Two teams of 4 players compete to execute the perfect heist, in medieval environments patrolled by deadly AI guards. With the unique skills and mystical abilities of each character, moving in stealth to steal treasures unseen or dominating through loud and brutal combat.
Publisher: Focus Home Interactive
Reviewed on: PS5
Also available for: PS4, Xbox One, Xbox Series X|S, PC
Developer: Sumo Digital
Hood: Outlaws & Legends is a PvPvE, which is to say it’s similar to games like Hunt: Showdown and Predator: Hunting Grounds. It’s a genre that, when done correctly, feels like a breath of fresh air among the plethora of battle royales and mass-multiplayer arenas.
The premise of Hood: Outlaws & Legends is relatively straight forward. Two teams of four thieves are attempting to steal a chest from under the nose of AI enemies.
The gameplay has three phases. In the first, the teams search for ‘The Sheriff,’ a large Knight that holds the key to the chests locked location. Players must beware that the Sheriff as he can instakill players and sneak around him at all times. Next, players with the key will search for the gate the key unlocks and find the chest they’ll have to transport to one of two locations on the map. The final phase is, of course, the extraction of the chest, where a team must turn a winch to fully extract the chest, which takes several minutes of continually turning.
If you couldn’t read between the lines of all that, the other team can interrupt any of this at any point, and the AI can also interrupt well thought out heists. One team can find the door to the treasure by accident, and instead of chasing the Sheriff and the key, stake it out, waiting for the other team to bring them the key before springing an all-out assault. Similarly, you can win by wiping out a team and finishing their winch, turning to steal the win. That last part may seem cheap, and it sucked the first time it happened to me, but when you pull that off yourself, you’re cackling like an evil villain to the victory screen.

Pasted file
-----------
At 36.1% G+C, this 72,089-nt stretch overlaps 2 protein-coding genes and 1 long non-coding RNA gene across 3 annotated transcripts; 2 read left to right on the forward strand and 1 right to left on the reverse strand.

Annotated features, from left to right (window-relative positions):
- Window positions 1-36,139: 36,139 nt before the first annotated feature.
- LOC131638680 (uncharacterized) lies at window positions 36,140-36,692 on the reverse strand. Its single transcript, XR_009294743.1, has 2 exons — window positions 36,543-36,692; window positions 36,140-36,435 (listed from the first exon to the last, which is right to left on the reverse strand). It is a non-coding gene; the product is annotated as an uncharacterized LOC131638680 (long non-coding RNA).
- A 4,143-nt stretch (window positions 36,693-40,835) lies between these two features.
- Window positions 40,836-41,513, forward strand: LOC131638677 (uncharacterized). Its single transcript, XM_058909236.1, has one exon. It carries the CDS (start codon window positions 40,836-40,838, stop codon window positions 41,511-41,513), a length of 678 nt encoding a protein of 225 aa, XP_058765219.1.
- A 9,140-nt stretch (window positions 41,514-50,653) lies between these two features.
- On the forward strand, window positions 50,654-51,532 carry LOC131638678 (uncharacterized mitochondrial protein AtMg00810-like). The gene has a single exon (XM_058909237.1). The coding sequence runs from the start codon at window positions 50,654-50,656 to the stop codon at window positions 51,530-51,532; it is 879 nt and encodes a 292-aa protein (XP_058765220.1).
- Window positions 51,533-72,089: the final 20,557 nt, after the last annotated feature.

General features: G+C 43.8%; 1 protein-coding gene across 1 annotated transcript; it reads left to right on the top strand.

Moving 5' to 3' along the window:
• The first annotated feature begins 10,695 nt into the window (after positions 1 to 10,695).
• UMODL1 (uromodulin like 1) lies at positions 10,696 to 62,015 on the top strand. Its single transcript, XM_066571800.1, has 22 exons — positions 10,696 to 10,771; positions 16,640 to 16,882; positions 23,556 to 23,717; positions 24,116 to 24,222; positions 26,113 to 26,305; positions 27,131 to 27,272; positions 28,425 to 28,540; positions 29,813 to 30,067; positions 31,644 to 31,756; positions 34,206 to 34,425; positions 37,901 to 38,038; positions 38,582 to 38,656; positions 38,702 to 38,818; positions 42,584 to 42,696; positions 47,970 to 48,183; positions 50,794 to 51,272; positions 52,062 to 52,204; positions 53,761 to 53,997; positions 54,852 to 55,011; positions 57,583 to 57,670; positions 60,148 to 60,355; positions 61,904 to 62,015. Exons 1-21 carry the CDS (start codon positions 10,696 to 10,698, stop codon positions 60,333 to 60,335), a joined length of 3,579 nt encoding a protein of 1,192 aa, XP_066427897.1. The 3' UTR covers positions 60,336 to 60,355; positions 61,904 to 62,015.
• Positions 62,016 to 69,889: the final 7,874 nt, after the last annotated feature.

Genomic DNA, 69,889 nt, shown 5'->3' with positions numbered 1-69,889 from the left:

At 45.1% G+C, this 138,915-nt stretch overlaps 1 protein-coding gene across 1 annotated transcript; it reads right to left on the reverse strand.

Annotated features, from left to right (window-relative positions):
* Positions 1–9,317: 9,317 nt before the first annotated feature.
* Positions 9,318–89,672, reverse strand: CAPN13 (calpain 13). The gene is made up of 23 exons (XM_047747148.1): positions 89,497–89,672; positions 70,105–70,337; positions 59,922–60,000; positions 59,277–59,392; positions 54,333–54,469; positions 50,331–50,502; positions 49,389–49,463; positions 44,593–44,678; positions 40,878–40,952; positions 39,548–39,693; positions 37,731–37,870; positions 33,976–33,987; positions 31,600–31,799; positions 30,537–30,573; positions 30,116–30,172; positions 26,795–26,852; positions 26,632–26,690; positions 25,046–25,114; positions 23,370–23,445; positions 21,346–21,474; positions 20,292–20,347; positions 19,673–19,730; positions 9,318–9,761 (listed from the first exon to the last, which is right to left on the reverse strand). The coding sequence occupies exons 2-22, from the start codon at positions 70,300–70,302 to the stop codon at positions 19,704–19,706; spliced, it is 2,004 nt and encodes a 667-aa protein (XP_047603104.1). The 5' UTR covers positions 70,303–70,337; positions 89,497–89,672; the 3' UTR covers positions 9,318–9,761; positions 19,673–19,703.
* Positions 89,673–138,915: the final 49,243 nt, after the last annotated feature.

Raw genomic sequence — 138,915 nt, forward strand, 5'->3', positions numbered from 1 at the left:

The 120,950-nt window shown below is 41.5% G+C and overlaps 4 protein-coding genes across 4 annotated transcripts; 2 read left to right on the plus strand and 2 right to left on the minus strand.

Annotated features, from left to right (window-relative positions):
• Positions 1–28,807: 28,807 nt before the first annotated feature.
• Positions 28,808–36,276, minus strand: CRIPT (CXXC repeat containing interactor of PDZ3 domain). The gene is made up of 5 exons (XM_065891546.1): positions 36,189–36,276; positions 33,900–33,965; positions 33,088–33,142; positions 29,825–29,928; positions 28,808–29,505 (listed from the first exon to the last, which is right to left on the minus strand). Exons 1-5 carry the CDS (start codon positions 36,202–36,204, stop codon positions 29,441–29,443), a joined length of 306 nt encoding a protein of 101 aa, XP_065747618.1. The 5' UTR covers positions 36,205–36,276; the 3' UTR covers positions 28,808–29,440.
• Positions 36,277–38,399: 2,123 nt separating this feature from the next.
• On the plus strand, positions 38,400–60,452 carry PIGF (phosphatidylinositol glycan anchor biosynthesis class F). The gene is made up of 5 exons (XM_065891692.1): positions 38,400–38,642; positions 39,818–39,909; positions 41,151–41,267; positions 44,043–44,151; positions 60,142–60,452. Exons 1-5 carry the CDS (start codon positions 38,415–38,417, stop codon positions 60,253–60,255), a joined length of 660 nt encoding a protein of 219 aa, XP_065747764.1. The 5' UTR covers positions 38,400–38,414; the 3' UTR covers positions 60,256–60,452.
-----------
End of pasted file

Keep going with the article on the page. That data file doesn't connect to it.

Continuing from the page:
Hood: Outlaws & Legends can become very frustrating if you’re even a slightly competitive person like I can be. Playing the game with randoms, the basic ping system can only go so far, especially when your teammates would instead attempt to kill as many AI as they can, rather than help protect the person carrying the chest. You can, of course, turn your microphone on, but as with any multiplayer game, your experience communicating and talking to randoms will be very hit and miss.
At its heart, this is a stealth game. You’ll want to stay hidden as much as possible from the outset of a match; not only does alerting an AI enemy send more in your direction, it also lets the enemy team know where you are on the map. An alarm is especially troublesome when you’re carrying the chest or the key.
There are four classes in Hood: Outlaws & Legends with varying abilities and skills to help pull off the heist. The Ranger can use their longbow to take out foes from afar; The Hunter can go invisible to steal the key unnoticed and assassinate enemies; The Brawler hammers foes with brute strength and can hold open gates; The Mystic can heal the team and reveal nearby enemies. Each plays differently with varying degrees of skill required.
Close combat in Hood: Outlaws & Legends needs the most work, although it’s noticeably also the way the game wants you to play as the least. You can lock on to enemies and parry them, but the animations often leave a lot to be desired, and you’re not sure if you hit someone or not. Thanks to the games stamina system, this doesn’t become a spam contest, and instead, you’ll have to attack, run and use abilities wisely. On the opposite end, landing headshots with The Ranger feels fantastic, and thanks to the limited amount of arrows you can carry, you must make every shot count.
As you play, you’ll both level up your overall rank, as well as the rank of whichever class you’re playing as, which unlocks new abilities and weapons. You’ll earn gold at the end of each match as well for every kill you made, the objective you took, and a mass bonus for winning the game. You can choose to split this between your pocket and ‘the people’ evenly. The latter option is how to upgrade your base’s rank and unlock new items and skills to purchase.
Your base is more or less a lobby room with shops for buying character upgrades and cosmetic items. Disappointingly there’s no way to customize it, so who ever’s lobby you load into, they all look the same. I’ve purchased precisely zero of those cosmetics so far because the amount of gold you get is minimal, and it seems like a colossal waste.
Each of the characters has a unique ability that charges up over time or increases with kills on enemy players or AI. You can also teak these abilities by upgrading and change three skill-slots at your base. For example, you can add an upgrade to Marianne, The Hunter, so that her ultimate, which allows her to become invisible, re-triggers itself for each kill you get while using the ability.
In my review in progress, I mentioned a black screen bug that ruined my first night with the game. I haven’t seen that since, so I’m willing to forgive and forget—shoutouts to the WellPlayed team for putting up with that night’s events. There have been some small bugs here and there still, like characters getting stuck in weird animations until I attack or AI not noticing me at all. I’ve also been able to hear the voice chat of a multiplayer lobby I’m not in, which is always great. None of this is game-breaking but hopefully is ironed out soon.